Also waiting for Google to give some guidance as to how exactly we are supposed to word the consent. It is required to name the third party services we are sending data to, along with contact details, how they use the data and probably more besides. Google say they are working with some European body to eventually provide some guidance, but again we are still waiting.

    hm3agg6q9cak.png


  • savannasavanna Posts: 275New Users @ @
    edited April 17
    tmongy wrote: »
    as of now, the SDK's for these Ad networks don't provide a way to show generic, non-personalized, non-targeted ads.

    I don't know if all these Ad networks will be releasing new SDK's with these options.

    I only use admob, and the latest email from google regarding this says that there will be an option in the future to only show non-targeted ads, so my hope is you could prevent user data collection on the server side with a simple switch.

    That will lead to some drop in revenue of course, as users by default will see untargeted ads.

    Its my guess that a consent from the user will be an optional thing to include, but you will need to do it to show targeted ads.


    On the analytics point, it might just be time to get rid of 3rd party analytics SDKs and rely on apple. Their suite in iTunes is improving and you get some basic information there at this point, and thats only from users that consent... perhaps that consent will need to be more obvious in the future, but thats something apple need to do something about at the OS level, not us. ... Although having said that it might be our responsibility if they don't do that, this legislation is that crazy.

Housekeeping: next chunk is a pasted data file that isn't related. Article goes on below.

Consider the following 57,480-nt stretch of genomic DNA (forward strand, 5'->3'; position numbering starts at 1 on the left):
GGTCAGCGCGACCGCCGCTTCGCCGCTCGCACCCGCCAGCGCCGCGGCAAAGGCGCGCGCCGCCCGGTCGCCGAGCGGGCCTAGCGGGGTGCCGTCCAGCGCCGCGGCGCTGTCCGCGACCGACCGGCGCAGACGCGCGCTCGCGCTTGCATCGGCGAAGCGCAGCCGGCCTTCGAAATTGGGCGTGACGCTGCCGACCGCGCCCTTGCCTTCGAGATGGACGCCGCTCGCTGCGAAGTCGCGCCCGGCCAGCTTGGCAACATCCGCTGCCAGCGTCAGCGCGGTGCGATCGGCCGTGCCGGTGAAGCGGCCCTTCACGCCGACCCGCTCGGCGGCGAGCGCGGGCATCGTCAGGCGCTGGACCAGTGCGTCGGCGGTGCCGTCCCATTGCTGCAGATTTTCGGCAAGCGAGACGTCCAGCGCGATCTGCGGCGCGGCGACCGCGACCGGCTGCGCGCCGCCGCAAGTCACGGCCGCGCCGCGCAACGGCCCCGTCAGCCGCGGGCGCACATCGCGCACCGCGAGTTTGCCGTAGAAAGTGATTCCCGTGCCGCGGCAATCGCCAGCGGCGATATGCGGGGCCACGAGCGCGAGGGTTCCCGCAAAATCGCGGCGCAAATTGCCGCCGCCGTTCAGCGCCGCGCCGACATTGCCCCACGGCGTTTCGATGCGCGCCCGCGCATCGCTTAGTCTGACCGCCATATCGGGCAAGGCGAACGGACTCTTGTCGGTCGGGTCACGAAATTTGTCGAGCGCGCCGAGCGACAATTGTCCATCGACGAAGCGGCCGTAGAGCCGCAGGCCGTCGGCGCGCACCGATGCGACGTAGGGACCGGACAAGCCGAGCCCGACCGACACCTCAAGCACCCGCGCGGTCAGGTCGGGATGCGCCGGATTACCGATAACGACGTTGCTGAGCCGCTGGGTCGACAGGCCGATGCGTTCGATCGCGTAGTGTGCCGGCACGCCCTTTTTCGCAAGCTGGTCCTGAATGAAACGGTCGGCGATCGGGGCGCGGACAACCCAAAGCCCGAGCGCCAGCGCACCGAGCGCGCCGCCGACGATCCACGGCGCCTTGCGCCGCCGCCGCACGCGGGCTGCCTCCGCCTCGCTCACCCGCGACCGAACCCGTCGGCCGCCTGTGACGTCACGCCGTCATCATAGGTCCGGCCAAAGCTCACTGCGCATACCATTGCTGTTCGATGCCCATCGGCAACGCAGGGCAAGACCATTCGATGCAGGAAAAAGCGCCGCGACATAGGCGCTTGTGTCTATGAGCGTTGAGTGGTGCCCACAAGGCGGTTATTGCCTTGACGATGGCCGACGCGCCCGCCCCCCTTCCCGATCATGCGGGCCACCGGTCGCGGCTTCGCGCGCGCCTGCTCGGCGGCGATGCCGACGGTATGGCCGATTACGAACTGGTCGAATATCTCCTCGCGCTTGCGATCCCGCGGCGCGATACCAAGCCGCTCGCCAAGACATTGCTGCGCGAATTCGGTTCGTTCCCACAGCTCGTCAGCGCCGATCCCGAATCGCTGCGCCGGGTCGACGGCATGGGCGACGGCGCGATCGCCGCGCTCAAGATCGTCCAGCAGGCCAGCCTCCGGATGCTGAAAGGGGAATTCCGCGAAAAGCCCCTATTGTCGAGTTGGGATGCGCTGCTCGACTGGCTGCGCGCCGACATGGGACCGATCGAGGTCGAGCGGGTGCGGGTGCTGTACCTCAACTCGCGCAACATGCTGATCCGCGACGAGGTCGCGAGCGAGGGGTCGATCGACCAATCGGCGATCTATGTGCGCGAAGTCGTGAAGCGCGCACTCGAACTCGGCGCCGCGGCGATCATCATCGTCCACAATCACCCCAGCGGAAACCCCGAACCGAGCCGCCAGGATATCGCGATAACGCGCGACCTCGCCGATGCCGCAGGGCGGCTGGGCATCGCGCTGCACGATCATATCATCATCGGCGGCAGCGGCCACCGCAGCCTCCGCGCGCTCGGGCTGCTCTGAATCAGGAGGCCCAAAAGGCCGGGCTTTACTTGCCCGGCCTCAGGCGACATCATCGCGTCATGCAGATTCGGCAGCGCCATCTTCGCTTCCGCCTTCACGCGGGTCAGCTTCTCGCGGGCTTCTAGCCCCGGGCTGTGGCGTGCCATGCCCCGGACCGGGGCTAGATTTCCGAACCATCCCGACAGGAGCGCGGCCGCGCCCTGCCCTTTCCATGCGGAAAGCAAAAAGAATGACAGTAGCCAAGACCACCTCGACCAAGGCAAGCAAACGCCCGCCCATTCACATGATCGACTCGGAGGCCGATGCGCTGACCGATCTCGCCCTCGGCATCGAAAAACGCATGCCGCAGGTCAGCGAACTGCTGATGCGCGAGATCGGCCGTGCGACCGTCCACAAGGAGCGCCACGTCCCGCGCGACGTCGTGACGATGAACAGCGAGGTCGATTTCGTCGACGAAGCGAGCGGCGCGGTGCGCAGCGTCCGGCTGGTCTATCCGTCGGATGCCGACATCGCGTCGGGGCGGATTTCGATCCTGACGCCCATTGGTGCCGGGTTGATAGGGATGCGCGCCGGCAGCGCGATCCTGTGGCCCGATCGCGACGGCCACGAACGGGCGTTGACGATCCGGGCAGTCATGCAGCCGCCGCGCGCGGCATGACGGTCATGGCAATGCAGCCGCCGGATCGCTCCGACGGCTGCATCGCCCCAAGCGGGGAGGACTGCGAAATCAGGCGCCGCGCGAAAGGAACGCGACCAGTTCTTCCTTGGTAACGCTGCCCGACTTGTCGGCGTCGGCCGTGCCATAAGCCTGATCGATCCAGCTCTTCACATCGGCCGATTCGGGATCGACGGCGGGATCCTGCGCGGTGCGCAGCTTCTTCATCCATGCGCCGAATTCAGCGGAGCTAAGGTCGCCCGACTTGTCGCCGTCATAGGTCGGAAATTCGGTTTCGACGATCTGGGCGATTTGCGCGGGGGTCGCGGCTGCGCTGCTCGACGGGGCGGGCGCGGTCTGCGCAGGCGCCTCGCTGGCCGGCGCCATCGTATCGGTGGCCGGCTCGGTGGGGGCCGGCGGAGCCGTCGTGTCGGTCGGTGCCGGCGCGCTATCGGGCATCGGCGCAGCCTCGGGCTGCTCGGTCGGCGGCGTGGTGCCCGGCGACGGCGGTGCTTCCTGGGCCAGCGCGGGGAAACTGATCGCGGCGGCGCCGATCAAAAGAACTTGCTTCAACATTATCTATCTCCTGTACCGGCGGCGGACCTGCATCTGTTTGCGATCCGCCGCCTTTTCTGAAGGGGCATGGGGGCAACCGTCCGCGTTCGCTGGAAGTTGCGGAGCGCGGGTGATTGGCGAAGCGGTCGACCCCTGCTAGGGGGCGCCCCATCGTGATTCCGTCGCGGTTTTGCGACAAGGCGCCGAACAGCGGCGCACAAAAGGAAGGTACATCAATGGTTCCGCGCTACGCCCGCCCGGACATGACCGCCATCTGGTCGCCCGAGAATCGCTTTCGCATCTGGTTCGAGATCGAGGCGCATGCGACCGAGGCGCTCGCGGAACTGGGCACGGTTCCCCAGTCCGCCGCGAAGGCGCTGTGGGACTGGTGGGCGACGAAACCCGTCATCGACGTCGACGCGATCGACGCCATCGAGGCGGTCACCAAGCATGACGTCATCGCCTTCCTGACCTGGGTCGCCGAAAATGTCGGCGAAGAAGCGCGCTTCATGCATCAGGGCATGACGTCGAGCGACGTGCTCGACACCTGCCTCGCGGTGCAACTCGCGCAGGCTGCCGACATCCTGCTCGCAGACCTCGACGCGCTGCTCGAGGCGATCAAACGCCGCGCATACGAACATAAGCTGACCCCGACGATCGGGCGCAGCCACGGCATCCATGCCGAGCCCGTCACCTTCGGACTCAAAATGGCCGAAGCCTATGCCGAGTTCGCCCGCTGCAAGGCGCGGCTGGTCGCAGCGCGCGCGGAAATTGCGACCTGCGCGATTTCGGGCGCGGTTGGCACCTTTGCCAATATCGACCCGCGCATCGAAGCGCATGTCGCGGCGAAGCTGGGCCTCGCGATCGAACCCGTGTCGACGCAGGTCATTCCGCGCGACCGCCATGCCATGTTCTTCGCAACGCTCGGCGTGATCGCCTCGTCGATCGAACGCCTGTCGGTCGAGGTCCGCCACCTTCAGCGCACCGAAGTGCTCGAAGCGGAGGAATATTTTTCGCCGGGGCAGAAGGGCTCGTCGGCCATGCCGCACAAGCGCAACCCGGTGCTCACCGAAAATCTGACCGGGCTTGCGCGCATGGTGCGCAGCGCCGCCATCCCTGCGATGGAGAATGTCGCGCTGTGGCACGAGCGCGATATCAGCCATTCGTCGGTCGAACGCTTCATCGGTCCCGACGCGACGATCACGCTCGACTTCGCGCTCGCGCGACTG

My initial thought for indies is that we can be under the umbrella of apples and googles reaction to this fairly comfortably, depending what data your app sends.


    .
  • savannasavanna Posts: 275New Users @ @
    edited April 17
    bellissimo wrote: »
    The only concern is if some users decide to try out the new rights to export or delete data, which could lead to some awkward questions being asked. If this is followed up by the users, then it could lead to some repercussions, but not sure how likely this is in practice.

    Where this legislation, in my view, enters batshit crazy land is in their definition of personal data. My guess is that most users won't know about any of this, and likely think of personal data as most people would, so things like name & address. Whereas the legislation talks about a username, or even 'behavior' as personal data.

    If your app doesn't send anything a reasonable person would term as 'personal data' I'd expect you don't have much cause for concern. You might get the odd user on the back of Facebook etc, wondering what you're collecting if they're particularly paranoid. Telling them its not personal data as they would view it should be enough to assuage any concerns whipped up by this, I would have thought.